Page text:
The kids we work with like to know where they stand. Itís in their nature to exploit any perceived weakness in adults and to maximise whatever gains they can. That doesnít make them bad kids. If anything itís a mark of their ingenuity. What tends to happen sometimes is that adults working with such kids can feel threatened by such ingenuity and unwittingly forfeit their own self confidence. The challenge is always to see them for what they are: children. They may be disadvantaged, they may be damaged, they may be incredibly challenging but that does not make them undeserving.
He may be unreliable when it comes to lesson planning paperwork and he may be eccentric and unconventional in approach but thatís precisely the reason I wanted him on the team. What he brings to the role is the kind of quality you wish you could bottle; a genuine desire to communicate and reach these kids in a way that may be atypical but is nonetheless remarkably effective. The fact of the matter is, in this line of work you either have it or you donít and all the paper pushing and record keeping are pointless without the Midas touch.
We may not have achieved everything I wanted us to achieve this week at work but as weeks go I think weíve done pretty damned well. Thereís a lot to be said for taking drastic surgical action and the action weíve taken this week has made a significant difference not only to the behaviour of the students but just as importantly to our own sense of well being.
There are times when I fear that Iím not cut out for this leadership lark. I doubt myself and start buying into negative self talk. Then I remember Iím better than that.
One of the many pleasures of this great city has to be turning a corner and entering a street youíve never seen before that fills you will wonder and awe. Such was the experience today as we soldiered through the howling wind across London Bridge and into the back streets around Waterloo Station only to discover an area so totally preserved and un-bastardised one could be forgiven for thinking weíd stumbled onto a movie set. And then to discover a quaint corner pub beckoning at the end of the street Ė these are the days I will remember when I remember London.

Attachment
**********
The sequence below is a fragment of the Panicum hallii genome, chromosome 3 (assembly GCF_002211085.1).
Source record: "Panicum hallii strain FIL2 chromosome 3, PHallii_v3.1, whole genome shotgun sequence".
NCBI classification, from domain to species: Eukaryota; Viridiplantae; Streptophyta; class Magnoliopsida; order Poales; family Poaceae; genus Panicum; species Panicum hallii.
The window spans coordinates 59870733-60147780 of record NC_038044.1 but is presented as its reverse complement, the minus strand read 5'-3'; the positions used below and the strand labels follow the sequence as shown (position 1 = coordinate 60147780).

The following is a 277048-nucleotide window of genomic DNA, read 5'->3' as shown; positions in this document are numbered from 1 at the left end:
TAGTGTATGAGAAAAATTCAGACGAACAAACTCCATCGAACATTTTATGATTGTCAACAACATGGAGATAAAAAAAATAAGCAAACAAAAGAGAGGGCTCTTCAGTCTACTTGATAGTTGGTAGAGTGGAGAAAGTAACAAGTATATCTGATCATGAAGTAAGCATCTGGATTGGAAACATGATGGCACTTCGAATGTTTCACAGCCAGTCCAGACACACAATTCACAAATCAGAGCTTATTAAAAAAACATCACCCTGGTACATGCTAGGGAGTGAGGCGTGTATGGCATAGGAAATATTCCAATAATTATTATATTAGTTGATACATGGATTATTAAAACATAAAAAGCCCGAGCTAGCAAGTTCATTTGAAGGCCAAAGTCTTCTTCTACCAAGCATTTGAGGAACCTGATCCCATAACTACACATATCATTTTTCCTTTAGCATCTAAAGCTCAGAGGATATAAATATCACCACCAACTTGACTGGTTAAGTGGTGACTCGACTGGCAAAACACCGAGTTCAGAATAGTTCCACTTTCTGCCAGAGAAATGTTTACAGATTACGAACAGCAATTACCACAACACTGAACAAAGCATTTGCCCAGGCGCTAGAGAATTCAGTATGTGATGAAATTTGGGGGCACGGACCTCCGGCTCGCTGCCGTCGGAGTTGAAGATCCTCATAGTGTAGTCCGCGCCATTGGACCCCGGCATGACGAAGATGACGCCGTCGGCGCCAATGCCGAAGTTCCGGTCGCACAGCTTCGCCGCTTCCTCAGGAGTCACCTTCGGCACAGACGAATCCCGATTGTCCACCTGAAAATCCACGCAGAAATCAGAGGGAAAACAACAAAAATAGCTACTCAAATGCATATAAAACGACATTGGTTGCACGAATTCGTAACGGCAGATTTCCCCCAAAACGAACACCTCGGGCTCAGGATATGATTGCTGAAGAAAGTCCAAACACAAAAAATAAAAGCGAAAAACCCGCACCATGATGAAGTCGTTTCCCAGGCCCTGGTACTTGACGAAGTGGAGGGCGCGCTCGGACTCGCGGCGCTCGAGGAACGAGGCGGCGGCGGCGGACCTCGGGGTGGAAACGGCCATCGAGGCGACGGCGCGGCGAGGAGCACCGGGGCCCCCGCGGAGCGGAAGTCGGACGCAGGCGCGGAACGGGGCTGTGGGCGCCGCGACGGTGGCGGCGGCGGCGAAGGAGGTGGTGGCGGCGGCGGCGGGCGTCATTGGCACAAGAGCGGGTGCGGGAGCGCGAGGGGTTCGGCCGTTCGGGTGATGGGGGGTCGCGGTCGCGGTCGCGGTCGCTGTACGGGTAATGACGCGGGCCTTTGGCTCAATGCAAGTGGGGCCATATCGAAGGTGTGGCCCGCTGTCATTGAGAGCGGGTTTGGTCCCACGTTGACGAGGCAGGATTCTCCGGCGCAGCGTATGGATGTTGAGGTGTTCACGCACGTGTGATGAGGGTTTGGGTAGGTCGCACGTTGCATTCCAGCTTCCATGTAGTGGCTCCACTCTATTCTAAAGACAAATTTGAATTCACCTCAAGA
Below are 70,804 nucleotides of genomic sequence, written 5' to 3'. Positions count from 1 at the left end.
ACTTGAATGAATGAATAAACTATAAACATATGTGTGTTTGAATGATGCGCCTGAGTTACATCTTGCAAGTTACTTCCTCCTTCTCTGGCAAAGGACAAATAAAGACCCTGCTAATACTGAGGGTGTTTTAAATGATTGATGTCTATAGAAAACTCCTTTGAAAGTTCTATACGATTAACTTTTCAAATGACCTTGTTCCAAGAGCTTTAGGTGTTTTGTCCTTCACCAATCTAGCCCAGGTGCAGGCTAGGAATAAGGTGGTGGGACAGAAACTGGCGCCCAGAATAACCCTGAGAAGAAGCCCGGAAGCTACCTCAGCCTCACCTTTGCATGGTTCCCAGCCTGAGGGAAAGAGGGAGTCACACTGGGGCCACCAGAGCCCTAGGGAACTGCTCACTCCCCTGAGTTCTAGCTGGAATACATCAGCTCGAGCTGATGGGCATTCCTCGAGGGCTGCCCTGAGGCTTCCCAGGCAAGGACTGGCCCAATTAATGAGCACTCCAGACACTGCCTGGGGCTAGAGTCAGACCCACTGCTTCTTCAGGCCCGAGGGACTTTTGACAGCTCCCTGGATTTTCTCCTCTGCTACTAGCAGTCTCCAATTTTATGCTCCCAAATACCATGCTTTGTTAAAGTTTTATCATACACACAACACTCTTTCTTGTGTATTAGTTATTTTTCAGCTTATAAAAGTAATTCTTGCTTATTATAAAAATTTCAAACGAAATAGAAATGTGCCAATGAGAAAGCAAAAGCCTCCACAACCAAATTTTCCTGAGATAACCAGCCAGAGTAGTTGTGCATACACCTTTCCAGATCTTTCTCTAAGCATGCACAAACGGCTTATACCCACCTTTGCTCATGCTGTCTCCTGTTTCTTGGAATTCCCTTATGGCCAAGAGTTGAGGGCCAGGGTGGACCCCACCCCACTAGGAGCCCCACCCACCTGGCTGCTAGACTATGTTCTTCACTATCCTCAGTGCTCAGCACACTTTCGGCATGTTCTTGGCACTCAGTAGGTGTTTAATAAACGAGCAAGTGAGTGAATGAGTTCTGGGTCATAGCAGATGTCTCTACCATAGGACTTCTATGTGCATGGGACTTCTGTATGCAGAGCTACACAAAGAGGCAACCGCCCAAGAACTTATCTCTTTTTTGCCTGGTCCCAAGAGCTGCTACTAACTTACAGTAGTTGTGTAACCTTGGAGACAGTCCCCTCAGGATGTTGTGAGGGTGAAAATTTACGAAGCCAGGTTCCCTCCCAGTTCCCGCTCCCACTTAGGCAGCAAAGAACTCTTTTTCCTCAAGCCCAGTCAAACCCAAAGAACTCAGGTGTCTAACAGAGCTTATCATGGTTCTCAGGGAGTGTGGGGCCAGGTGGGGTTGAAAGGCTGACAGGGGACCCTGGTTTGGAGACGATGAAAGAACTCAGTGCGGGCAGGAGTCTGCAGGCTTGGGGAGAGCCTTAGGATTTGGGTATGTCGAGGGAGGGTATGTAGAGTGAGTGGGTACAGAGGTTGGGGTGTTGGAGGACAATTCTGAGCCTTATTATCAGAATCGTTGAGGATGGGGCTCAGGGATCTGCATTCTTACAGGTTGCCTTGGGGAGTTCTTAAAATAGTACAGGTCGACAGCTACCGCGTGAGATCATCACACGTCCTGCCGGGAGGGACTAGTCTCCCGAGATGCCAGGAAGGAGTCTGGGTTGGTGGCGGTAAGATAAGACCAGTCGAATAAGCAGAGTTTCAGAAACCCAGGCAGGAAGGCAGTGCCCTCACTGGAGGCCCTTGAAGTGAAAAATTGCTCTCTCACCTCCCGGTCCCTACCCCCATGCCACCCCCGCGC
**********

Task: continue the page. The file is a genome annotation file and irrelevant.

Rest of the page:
I love it that weíre still such good friends after all these years. To a casual observer from the outside looking in, you with your partner and me with mine, who would imagine the rich and complex tapestry our friendship has woven over the years. You have arguably been the most influential person in my life and here we are on a cold but sunny afternoon enjoying roast duck, chilled French champagne and the pleasure of each otherís company while discussing our new Australian venture with more enthusiasm that I could have hoped for. How precious are days like today.
Despite an uncertain start to the day I managed to find the keys to the school I had inadvertently misplaced last Friday; I was able to locate the keys to the computer cabinet that have been AWOL since September; I was successful in persuading my internet service provider to waive the £160 excess download charges I had unwittingly accrued over the last four months; I managed to persuade my credit card company to waive the late fee and accompanying interest charges from my American Express card and to top it all off my partner won £53 on the lottery. Priceless!
Itís a little strange to think that by this time next year weíll not only be living back in Melbourne, we will have been there for more than three months. Construction for the new house will have commenced. Hopefully one or both of us will have jobs. London will be a receding memory. I know. Iíve done it before. Going back for a month each year is one thing but actually moving there is completely different. Three months will seem like a long time. Paradoxically, Iím in no doubt about the fact that the next nine months will fly by.
Working with disaffected kids can be unrelenting in terms of being challenged not just on a daily basis but often on an hour by hour or even minute by minute basis. It can become incredibly wearing, tedious even, and you can quickly end up feeling drained and demoralised. It is possible however to turn such frustration on its head and discover strengths and skills you never thought you had and thatís an amazing feeling because when all is said and done, and for all their sins, theyíre still just kids and deserving of our attention, our time and our respect.
There can be no underestimating the value of good sleep on work performance. Despite my propensity to do otherwise, Iíve been ensuring I get at least six hours of sleep a night and where possible more than that. Consequently I have been more focused, more tolerant and more objective in my dealings with both the staff and the students and much more self assured. So much of what I do on a daily basis requires me to make swift but balanced decisions which have a knock-on effect for everyone else. Without good sleep, such decisions can often become painfully skewered.
Today was Children In Need Day and to mark the event our team was sponsored to wear our pyjamas to work. We got the kids involved with a variety of fund raising activities including how many marshmallows they could fit in their mouths without chewing, who could eat a donut without licking their lips and who could lift an apple out of a bucket of water with their mouths. One lad even offered to have his legs waxed! And despite the many opportunities for things to get silly everyone got into the spirit of things and we raised over £135!